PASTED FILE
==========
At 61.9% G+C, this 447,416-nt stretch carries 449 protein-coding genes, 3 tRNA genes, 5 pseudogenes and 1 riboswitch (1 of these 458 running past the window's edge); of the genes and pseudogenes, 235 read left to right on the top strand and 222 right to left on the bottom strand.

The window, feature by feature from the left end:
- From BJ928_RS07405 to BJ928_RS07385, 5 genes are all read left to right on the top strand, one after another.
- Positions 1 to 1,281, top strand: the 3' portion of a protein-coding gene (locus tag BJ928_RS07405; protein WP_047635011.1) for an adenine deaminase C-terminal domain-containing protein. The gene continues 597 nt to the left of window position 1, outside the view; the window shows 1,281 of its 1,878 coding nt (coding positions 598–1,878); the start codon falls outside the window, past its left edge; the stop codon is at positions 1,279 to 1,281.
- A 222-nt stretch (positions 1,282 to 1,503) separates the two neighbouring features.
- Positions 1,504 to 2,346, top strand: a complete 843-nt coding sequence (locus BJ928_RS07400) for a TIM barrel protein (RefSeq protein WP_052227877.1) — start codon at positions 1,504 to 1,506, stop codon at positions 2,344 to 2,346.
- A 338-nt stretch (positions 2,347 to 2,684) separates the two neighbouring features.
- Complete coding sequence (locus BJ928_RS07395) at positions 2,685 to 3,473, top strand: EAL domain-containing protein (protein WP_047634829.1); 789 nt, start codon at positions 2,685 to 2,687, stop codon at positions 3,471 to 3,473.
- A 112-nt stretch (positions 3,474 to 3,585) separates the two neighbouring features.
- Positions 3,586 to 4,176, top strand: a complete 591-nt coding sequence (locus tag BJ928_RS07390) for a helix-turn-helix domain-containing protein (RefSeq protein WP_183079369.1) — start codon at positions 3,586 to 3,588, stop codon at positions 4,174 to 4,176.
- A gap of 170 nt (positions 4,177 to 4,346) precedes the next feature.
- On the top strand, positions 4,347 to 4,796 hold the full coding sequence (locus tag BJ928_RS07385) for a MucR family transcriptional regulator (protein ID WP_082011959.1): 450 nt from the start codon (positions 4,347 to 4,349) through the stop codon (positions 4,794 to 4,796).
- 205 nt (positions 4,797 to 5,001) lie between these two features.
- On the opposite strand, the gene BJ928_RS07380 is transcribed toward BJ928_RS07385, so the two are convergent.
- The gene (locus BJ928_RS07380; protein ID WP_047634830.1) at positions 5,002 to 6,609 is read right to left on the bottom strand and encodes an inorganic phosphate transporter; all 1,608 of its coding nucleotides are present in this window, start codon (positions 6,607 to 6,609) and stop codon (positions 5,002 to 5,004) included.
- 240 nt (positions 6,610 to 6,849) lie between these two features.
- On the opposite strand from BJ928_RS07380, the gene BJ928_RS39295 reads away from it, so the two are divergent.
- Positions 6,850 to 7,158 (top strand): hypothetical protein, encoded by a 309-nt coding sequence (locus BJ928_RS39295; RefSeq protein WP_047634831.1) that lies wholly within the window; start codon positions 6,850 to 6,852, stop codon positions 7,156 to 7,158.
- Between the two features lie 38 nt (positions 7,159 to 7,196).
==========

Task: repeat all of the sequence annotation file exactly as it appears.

At 61.9% G+C, this 447,416-nt stretch carries 449 protein-coding genes, 3 tRNA genes, 5 pseudogenes and 1 riboswitch (1 of these 458 running past the window's edge); of the genes and pseudogenes, 235 read left to right on the top strand and 222 right to left on the bottom strand.

The window, feature by feature from the left end:
- From BJ928_RS07405 to BJ928_RS07385, 5 genes are all read left to right on the top strand, one after another.
- Positions 1 to 1,281, top strand: the 3' portion of a protein-coding gene (locus tag BJ928_RS07405; protein WP_047635011.1) for an adenine deaminase C-terminal domain-containing protein. The gene continues 597 nt to the left of window position 1, outside the view; the window shows 1,281 of its 1,878 coding nt (coding positions 598–1,878); the start codon falls outside the window, past its left edge; the stop codon is at positions 1,279 to 1,281.
- A 222-nt stretch (positions 1,282 to 1,503) separates the two neighbouring features.
- Positions 1,504 to 2,346, top strand: a complete 843-nt coding sequence (locus BJ928_RS07400) for a TIM barrel protein (RefSeq protein WP_052227877.1) — start codon at positions 1,504 to 1,506, stop codon at positions 2,344 to 2,346.
- A 338-nt stretch (positions 2,347 to 2,684) separates the two neighbouring features.
- Complete coding sequence (locus BJ928_RS07395) at positions 2,685 to 3,473, top strand: EAL domain-containing protein (protein WP_047634829.1); 789 nt, start codon at positions 2,685 to 2,687, stop codon at positions 3,471 to 3,473.
- A 112-nt stretch (positions 3,474 to 3,585) separates the two neighbouring features.
- Positions 3,586 to 4,176, top strand: a complete 591-nt coding sequence (locus tag BJ928_RS07390) for a helix-turn-helix domain-containing protein (RefSeq protein WP_183079369.1) — start codon at positions 3,586 to 3,588, stop codon at positions 4,174 to 4,176.
- A gap of 170 nt (positions 4,177 to 4,346) precedes the next feature.
- On the top strand, positions 4,347 to 4,796 hold the full coding sequence (locus tag BJ928_RS07385) for a MucR family transcriptional regulator (protein ID WP_082011959.1): 450 nt from the start codon (positions 4,347 to 4,349) through the stop codon (positions 4,794 to 4,796).
- 205 nt (positions 4,797 to 5,001) lie between these two features.
- On the opposite strand, the gene BJ928_RS07380 is transcribed toward BJ928_RS07385, so the two are convergent.
- The gene (locus BJ928_RS07380; protein ID WP_047634830.1) at positions 5,002 to 6,609 is read right to left on the bottom strand and encodes an inorganic phosphate transporter; all 1,608 of its coding nucleotides are present in this window, start codon (positions 6,607 to 6,609) and stop codon (positions 5,002 to 5,004) included.
- 240 nt (positions 6,610 to 6,849) lie between these two features.
- On the opposite strand from BJ928_RS07380, the gene BJ928_RS39295 reads away from it, so the two are divergent.
- Positions 6,850 to 7,158 (top strand): hypothetical protein, encoded by a 309-nt coding sequence (locus BJ928_RS39295; RefSeq protein WP_047634831.1) that lies wholly within the window; start codon positions 6,850 to 6,852, stop codon positions 7,156 to 7,158.
- Between the two features lie 38 nt (positions 7,159 to 7,196).